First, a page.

6.1: Notice and Wonder: The Draining Tank (5 minutes)
This warm-up prompts students to make sense of a problem before solving it by familiarizing themselves with a context and the mathematics that might be involved (MP1). In the next activity, they will hear more details about the situation, and be asked specific questions about it. When students articulate what they notice and wonder, they have an opportunity to attend to precision in the language they use (MP6). They might first propose less formal or imprecise language, and then restate their observation with more precise language in order to communicate more clearly. For example, for this prompt, they might use words like full, empty, volume, time, minutes or seconds, and rate of change.
Display the prompt for all to see. Give students 1 minute of quiet think time and ask them to be prepared to share at least one thing they notice and one thing they wonder. Give students another minute to discuss their observations and questions.
A water tank is draining at a constant rate.
What do you notice? What do you wonder?
Ask students to share the things they noticed and wondered. Record and display their responses for all to see. If possible, record the relevant reasoning on or near the task statement. After all responses have been recorded without commentary or editing, ask students, “Is there anything on this list that you are wondering about now?” Encourage students to respectfully disagree, ask for clarification, or point out contradicting information.
6.2: Identifying Important Points (15 minutes)
In the associated Algebra 1 lesson, students write an equation to model the distance traveled by an object moving at a constant speed. They will also identify important points on a graph representing projectile motion, and determine a reasonable domain. In this preparatory activity, they write a linear function to model a situation involving constant rate of change, practice using graphing technology to extract the coordinates of points on the graph, and determine a reasonable domain for the function based on the situation it is modeling. It is intentional that the first few entries in the table are difficult to determine using the graph—this is to encourage students to think about the information “drains at a constant rate of 2 gallons per minute.” This activity provides opportunities to attend to the meaning of quantities in the situation (MP2).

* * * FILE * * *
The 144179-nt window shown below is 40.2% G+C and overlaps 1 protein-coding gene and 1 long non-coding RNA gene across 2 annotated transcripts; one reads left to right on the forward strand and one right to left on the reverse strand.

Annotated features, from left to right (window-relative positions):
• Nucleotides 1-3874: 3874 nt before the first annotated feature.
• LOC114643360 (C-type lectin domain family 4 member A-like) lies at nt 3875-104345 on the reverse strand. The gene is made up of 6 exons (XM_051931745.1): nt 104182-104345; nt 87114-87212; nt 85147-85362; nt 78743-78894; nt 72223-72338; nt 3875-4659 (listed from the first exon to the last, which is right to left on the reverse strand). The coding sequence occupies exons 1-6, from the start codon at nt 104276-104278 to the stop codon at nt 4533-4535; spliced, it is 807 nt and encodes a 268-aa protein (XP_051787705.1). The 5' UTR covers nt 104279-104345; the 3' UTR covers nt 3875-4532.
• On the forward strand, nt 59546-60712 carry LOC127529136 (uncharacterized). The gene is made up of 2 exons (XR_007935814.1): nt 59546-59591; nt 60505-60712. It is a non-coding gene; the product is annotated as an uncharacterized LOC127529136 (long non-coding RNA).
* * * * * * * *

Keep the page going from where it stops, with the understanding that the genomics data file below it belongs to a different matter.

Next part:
Ask students to read the stem and decide how they think the axes should be labeled, and share this with a partner. Invite a few students to share their ideas. Ensure that all students have the axes labeled correctly before proceeding with the rest of the activity.
Give students a few minutes to create the table and write a function. At that point, depending on students’ experience with graphing technology, it may be desirable to demonstrate how to set an appropriate graphing window and use the technology to extract the coordinates of the intercepts and other points on the graph.
A tank has 50 gallons of water and drains at a constant rate of 2 gallons per minute. Here is a graph representing the situation:
- Label each axis to show what it represents. Be sure to include units.
- Complete the table.
\(t\) 0 1 2 3 10 20 \(t\) \(v(t)\)
- Use the expression in terms of \(t\) from the table to write a function modeling this situation.
- Use graphing technology to graph your function. Practice setting the graphing window so that you can see both intercepts, and using graphing technology to see the coordinates of different points on your graph.
- What is a reasonable domain for this function, based on the situation it models?
Possible questions for discussion:
- “Why might it be useful to know the coordinates of intercepts of a graph that models a situation?” (The intercepts tell you the value of one quantity when the other quantity is 0. In this case, that means the volume of water in the tank when it starts draining (at 0 minutes), and how many minutes it takes the tank to empty (the time when the volume is at 0 gallons).)